A new video has gone viral in which a very muscular man challenges a goat to a literal head-to-head showdown, with him and the goat gamely forcing their brows against one another to see who will yield first. After roughly 20 seconds of deadlocked combat, the goat directs a forceful, yet seemingly effortless shove into the man’s noggin, and the man relents, ceasing to engage with the goat any further.
Some people — including the poster of the video — have hailed this as the ultimate form of neck training. Others (read: me) view it as the height of insanity. Is the truth somewhere in the middle? Absolutely not. But let’s have a little fun with it anyway.
Why do you need to have a strong neck?
Other than for postural reasons — which typically don’t require direct neck exercises to address — the majority of those who seek to train their necks are athletes involved in sports that are typified by frequent blows to the head (namely, football players, wrestlers, boxers and hockey players).
There are many different ways they can add size and strength to the muscles of their necks. Wrestlers often perform a battery of ground-based neck bridges to prepare themselves for the rigors of what they’ll face when they’re grappling on the mat. Mike Tyson trained similarly in order to develop a massive neck that was more than 20 inches in circumference and capable of cushioning the impact of his opponents’ punches.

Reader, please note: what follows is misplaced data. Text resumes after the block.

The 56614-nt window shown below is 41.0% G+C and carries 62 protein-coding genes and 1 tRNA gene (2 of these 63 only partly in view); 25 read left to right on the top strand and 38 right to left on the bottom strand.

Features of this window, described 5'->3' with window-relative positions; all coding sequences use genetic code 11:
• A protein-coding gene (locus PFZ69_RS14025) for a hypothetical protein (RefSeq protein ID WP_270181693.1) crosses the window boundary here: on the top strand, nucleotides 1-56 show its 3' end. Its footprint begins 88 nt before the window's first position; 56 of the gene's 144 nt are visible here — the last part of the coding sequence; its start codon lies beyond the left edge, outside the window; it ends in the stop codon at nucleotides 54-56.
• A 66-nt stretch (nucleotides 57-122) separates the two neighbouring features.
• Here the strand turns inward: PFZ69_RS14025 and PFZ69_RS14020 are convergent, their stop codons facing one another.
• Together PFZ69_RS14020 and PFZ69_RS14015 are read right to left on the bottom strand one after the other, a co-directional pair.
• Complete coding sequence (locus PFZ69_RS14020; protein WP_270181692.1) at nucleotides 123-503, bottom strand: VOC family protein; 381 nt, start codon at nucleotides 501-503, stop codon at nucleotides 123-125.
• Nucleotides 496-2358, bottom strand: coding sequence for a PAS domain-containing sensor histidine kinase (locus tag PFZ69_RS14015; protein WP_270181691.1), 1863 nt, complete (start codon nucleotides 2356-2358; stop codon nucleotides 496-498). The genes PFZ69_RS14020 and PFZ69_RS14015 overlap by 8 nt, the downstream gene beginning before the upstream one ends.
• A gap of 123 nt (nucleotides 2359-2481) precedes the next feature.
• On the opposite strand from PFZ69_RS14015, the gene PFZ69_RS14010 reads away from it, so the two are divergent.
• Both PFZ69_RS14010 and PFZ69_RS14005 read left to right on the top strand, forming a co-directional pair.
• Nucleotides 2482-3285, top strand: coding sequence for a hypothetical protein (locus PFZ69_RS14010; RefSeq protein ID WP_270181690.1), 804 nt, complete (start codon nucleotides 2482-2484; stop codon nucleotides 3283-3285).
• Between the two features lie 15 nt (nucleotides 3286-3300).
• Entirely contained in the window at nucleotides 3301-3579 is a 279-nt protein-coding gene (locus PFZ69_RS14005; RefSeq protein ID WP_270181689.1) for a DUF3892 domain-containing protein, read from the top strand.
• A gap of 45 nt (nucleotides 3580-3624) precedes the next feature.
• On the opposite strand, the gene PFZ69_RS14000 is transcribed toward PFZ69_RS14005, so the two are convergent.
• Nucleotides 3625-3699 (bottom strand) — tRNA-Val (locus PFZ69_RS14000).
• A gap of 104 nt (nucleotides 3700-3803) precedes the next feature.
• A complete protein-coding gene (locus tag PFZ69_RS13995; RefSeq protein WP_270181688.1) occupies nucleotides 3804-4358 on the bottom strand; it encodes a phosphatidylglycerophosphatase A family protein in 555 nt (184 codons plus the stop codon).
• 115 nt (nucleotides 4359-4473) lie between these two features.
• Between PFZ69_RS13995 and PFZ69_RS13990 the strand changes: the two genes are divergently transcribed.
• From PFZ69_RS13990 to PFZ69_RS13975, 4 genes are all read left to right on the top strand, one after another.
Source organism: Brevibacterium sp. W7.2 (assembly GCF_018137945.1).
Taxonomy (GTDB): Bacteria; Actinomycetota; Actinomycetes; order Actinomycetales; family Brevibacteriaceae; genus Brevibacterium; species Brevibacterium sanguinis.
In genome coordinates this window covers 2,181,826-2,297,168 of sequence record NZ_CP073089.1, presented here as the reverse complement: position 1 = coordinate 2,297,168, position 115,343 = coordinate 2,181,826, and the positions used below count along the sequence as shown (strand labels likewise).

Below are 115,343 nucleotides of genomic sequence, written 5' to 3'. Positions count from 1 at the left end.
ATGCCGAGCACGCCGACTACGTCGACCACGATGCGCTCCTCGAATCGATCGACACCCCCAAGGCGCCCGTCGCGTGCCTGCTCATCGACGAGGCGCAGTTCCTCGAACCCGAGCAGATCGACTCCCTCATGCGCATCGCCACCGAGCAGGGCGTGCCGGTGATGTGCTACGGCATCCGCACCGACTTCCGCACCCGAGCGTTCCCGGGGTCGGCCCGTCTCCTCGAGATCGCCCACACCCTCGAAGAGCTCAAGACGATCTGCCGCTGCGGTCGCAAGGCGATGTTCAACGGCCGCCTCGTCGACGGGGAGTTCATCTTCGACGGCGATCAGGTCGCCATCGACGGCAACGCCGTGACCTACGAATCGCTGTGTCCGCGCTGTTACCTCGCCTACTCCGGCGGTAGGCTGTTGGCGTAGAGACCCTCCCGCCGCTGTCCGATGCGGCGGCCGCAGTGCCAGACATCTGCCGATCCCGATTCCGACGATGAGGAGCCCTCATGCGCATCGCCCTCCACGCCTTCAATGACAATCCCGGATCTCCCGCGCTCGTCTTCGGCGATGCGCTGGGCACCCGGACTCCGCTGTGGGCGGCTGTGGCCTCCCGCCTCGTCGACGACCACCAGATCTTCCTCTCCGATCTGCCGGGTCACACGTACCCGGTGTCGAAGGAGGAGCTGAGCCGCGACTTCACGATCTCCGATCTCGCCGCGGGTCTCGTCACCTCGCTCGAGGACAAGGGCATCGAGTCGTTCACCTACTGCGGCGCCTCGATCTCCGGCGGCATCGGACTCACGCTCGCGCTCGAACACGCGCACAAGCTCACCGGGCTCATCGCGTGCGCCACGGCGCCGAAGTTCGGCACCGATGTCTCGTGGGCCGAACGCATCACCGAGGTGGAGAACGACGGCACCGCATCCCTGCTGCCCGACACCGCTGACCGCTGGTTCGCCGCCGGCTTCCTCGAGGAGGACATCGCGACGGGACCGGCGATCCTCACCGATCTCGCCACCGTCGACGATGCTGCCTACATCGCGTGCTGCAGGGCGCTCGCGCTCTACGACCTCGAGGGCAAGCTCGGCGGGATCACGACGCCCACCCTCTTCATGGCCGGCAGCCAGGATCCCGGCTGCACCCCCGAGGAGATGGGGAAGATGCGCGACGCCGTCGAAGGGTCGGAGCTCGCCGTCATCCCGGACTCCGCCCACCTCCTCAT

If you don’t feel like pressing your head directly into the floor, there are far safer ways to train your neck that involve both weights or isometric training exercises. Generally speaking, all of these methods are effective at accomplishing the objective of achieving a stronger neck.
How reasonable, reliable and predictable is goat-butting as a training method?
Let’s suppose that you could steadily access the goat at whatever time you desired for spontaneous neck training. What you’re really doing in this instance is initiating an isometric hold against a barely motile object. Your neck is holding on for dear life in the interest of stability, but the majority of the force being generated in order to maintain the strained contact with the goat’s head is coming primarily from your legs, and shooting up through the muscles of your core.
Obviously, the muscles of the neck are employed to keep the head braced in a stable position. But even under perfect conditions — i.e., the goat thinks that you’re attempting to play with it on its own terms — there are far more efficient ways to train your neck than dueling with livestock.
To say nothing of the worst-case scenario, during which the goat may reckon that you’re attempting to establish dominance over it, and it definitely has more riding on the outcome of such a battle than merely developing a sexy neck.
So there’s nothing effective about the goat-tussling method of neck training?
Allow me to put it another way: The heads and necks of sheep and goats are specially designed with bones, sinuses and other cranial structures that are built to absorb the precise sort of shock that enables them to casually walk away from head-to-head collisions while traveling at speeds of 10 or more miles per hour. Human beings enduring head-to-head impacts at similar speeds would be instant candidates for waking up inside of an MRI machine.
The point is, goats are anatomically tailored for these sorts of skirmishes while humans are not.
And so, while it obviously has far less of a chance of going viral, I’d stick to the aforementioned wrestling neck bridges — the petting zoo of neck workouts — if I were you.